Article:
T-Mobile gets a boost from prepaid in Q1

T-Mobile USA posted a net customer increase in its first quarter along with improved finances, generally impressing analysts with better-than-expected results and offering a ray of hope for its attempts to kick start its business after AT&T's (NYSE:T) failed acquisition of the carrier.

Click here for key slides from T-Mobile's first quarter.

Specifically, T-Mobile reported net customer additions of 187,000 in the first quarter--a reversal of the 99,000 customers the carrier lost in the same quarter a year ago and the 526,000 customers it lost in the fourth quarter. T-Mobile's adjusted OIBDA rose 7.2 percent year-over-year to $1.27 billion. T-Mobile's results helped improve those of its parent company, Deutsche Telekom.

"In just a short time since the December breakup of the AT&T deal, T-Mobile USA has redefined and restarted our challenger strategy including phase one of a major brand re-launch to redefine T-Mobile in the marketplace," said T-Mobile USA CEO Philipp Humm.

Indeed, T-Mobile has been busy during the past several months. The carrier has launched a new advertising effort centered on dusting off the T-Mobile brand and promoting the speeds of its network. The company also announced plans to upgrade its network to LTE technology via a $4 billion upgrade project headed by vendors Ericsson (NASDAQ:ERIC) and Nokia Siemens Networks. T-Mobile is also considering a sale of its towers to raise cash.

Nonetheless, T-Mobile continues to face a difficult competitive landscape. The carrier is the only Tier 1 U.S. operator that does not sell Apple's (NASDAQ:AAPL) iPhone, a factor T-Mobile specifically called out in its earnings announcement: "The fourth quarter of 2011 included significantly higher contract deactivations as a result of the launch of the iPhone 4S by three nationwide competitors in mid-October." Indeed, although T-Mobile reported net positive customer acquisitions in the first quarter, that figure was largely due to T-Mobile's successes in prepaid sales, mainly from its "Monthly 4G" prepaid plans. On the postpaid, contract side of the business, T-Mobile lost 510,000.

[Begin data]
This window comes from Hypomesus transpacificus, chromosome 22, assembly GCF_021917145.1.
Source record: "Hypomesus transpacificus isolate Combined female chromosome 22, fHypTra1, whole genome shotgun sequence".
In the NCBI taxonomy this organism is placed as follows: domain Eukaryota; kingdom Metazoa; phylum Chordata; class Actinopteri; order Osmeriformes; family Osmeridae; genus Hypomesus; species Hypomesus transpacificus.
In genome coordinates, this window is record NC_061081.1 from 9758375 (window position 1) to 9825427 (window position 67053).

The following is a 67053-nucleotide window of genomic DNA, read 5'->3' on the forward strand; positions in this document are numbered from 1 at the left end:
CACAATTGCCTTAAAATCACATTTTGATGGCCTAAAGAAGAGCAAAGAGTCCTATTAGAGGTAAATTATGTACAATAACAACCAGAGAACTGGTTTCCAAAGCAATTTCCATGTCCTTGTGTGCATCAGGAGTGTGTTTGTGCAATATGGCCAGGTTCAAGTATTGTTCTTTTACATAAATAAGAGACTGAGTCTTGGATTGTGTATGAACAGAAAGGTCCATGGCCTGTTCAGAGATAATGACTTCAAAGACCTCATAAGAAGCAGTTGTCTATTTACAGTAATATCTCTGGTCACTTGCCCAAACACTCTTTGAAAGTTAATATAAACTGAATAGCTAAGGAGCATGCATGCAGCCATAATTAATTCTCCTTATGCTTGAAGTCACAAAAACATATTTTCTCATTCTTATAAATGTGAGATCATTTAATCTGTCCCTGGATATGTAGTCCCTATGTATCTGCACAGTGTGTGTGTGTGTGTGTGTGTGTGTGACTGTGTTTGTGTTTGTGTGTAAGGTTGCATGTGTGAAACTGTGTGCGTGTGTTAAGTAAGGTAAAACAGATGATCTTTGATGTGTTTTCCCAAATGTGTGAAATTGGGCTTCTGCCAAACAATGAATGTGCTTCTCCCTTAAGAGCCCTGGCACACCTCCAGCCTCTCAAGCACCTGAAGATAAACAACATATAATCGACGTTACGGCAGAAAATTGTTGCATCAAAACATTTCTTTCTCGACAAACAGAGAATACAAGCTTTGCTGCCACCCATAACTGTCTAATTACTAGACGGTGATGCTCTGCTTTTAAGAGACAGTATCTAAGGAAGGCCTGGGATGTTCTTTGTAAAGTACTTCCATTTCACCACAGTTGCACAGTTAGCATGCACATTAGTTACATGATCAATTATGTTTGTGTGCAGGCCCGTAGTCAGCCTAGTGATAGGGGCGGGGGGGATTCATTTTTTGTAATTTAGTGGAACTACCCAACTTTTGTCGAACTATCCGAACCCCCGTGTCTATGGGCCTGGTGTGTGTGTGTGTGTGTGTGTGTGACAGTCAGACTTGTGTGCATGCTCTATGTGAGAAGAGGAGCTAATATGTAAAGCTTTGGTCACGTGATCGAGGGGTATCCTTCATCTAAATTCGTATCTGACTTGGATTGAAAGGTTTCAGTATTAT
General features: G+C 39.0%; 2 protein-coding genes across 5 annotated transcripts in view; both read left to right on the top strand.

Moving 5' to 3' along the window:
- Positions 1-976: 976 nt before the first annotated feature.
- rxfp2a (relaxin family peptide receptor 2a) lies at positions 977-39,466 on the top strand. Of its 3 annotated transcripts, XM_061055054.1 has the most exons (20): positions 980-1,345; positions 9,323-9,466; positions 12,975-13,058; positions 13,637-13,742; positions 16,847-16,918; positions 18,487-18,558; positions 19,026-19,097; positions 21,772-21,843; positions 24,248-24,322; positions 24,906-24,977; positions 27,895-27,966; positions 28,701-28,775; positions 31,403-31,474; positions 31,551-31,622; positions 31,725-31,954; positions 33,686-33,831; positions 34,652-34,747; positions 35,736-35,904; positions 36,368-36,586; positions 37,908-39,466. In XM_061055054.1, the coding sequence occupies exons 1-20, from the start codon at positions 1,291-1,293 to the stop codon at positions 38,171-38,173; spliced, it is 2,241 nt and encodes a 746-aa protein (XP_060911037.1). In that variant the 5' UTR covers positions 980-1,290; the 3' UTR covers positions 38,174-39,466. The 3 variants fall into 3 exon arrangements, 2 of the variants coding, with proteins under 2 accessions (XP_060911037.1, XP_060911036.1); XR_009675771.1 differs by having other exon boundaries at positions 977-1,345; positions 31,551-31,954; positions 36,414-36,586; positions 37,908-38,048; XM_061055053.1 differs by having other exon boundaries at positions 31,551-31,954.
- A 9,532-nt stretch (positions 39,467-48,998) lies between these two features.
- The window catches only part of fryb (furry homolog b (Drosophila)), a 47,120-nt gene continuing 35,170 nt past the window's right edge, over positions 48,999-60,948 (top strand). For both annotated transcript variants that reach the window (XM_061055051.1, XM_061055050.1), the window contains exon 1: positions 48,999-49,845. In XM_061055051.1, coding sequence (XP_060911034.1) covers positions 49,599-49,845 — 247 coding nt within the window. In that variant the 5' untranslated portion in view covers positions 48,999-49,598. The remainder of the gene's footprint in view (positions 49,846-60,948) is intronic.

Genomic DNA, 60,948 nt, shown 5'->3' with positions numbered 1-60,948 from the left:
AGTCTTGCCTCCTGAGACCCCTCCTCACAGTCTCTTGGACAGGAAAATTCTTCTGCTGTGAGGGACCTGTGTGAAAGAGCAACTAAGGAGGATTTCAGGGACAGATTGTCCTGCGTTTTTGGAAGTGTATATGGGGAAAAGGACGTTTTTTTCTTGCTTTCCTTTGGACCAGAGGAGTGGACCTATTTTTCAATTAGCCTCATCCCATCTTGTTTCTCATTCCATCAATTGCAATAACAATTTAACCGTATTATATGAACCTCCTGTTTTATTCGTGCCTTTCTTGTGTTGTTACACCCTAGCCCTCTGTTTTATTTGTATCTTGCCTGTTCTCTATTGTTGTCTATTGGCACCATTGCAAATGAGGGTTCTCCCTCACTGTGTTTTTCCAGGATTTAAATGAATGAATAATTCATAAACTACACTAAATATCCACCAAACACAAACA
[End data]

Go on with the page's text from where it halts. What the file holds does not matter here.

"Branded contract churn remains a focus," acknowledged Humm, explaining that the carrier will expand its retail footprint, expand its business-to-business sales, ink new deals with MVNOs and spend up to $200 million more on advertising to move the needle.

During a conference call with media to discuss the carrier's results, T-Mobile's Humm declined to comment rumors of a possible merger between T-Mobile and MetroPCS (NYSE:PCS), which were sparked Wednesday by a Bloomberg report. Humm also said T-Mobile is not interested in purchasing the 700 MHz A and B Block spectrum licenses Verizon Wireless has said it might auction off. Humm said the licenses suffered from some interference issues and were not in valuable locations.

Here's a look at T-Mobile's key quarterly metrics:

Subscribers: T-Mobile lost 510,000 branded contract customers in the first quarter, a figure smaller than its losses in previous quarters. T-Mobile added 249,000 branded prepaid customers during the quarter and 262,000 M2M customers. T-Mobile ended the quarter with 33.4 million total customers, of which 21 million were on the carrier's branded contract plans, 1 million were on its discontinued FlexPay plans, 5 million were on its branded prepaid plans, 3.7 million were from T-Mobile MVNOs and 2.7 million were using M2M services.

Interestingly, Humm said 45 percent of T-Mobile's postpaid gross adds during the quarter were from its Value Plans. On the carrier's Value Plans, customers can bring their own device to the service through a SIM-only model, they can buy their device through T-Mobile for the full price, or they can pay for the phone through 20 equal monthly payments after an initial down payment. A T-Mobile representative said the 45 percent figure Humm provided included all of these scenarios.

ARPU: T-Mobile's average revenue per user for branded, contract customers (excluding M2M) was $58, up $2 from the same quarter a year ago. The carrier's branded prepaid ARPU was $25, up $1 from the year-ago quarter.

Churn: T-Mobile's branded contract churn, excluding M2M customers, declined to 2.5 percent. Its branded prepaid churn (excluding MVNO results) also fell, to 6.4 percent.

Financials: T-Mobile's total revenues fell 2.5 percent year-over-year to $5 billion. The carrier's adjusted OIBDA was $1.27 billion in the first quarter of 2012, down 9 percent from the fourth quarter of 2011 but up 7.2 percent from the first quarter of 2011.

For more:
- see this release
- see this CNET article
- see this Bloomberg article
- see this Wall Street Journal article (sub req.)
- see this Reuters article

Special Report: Wireless in the first quarter of 2012

Related Articles:
Report: Deutsche Telekom may try to merge T-Mobile with MetroPCS
T-Mobile takes aim at AT&T's iPhone in new ad campaign
T-Mobile's Ray: Tower sale could take months, just getting started
T-Mobile picks Ericsson, NSN as its LTE vendors
T-Mobile: Prepaid 'has doubled over the past year'

Article updated May 11 to include details about T-Mobile's Value Plans.

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